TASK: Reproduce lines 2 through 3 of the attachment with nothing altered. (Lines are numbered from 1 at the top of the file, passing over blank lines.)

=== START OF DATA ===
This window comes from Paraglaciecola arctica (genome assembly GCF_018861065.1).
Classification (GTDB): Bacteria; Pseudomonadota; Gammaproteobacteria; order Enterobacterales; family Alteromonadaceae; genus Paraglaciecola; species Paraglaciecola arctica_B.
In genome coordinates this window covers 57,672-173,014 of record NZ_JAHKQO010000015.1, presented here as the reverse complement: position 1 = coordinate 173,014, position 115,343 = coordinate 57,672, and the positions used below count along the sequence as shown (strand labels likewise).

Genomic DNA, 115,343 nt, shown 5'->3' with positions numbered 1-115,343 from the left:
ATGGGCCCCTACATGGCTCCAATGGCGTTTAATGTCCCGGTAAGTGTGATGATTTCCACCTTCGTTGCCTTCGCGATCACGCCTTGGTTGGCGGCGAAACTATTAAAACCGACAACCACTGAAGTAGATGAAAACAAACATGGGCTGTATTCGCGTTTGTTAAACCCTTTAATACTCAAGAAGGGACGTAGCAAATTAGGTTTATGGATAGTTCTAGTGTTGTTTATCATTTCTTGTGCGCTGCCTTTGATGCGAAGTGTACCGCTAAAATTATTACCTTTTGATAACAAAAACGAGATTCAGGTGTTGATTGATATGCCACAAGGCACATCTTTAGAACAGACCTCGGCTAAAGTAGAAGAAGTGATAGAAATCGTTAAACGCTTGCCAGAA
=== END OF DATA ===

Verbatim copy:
Classification (GTDB): Bacteria; Pseudomonadota; Gammaproteobacteria; order Enterobacterales; family Alteromonadaceae; genus Paraglaciecola; species Paraglaciecola arctica_B.
In genome coordinates this window covers 57,672-173,014 of record NZ_JAHKQO010000015.1, presented here as the reverse complement: position 1 = coordinate 173,014, position 115,343 = coordinate 57,672, and the positions used below count along the sequence as shown (strand labels likewise).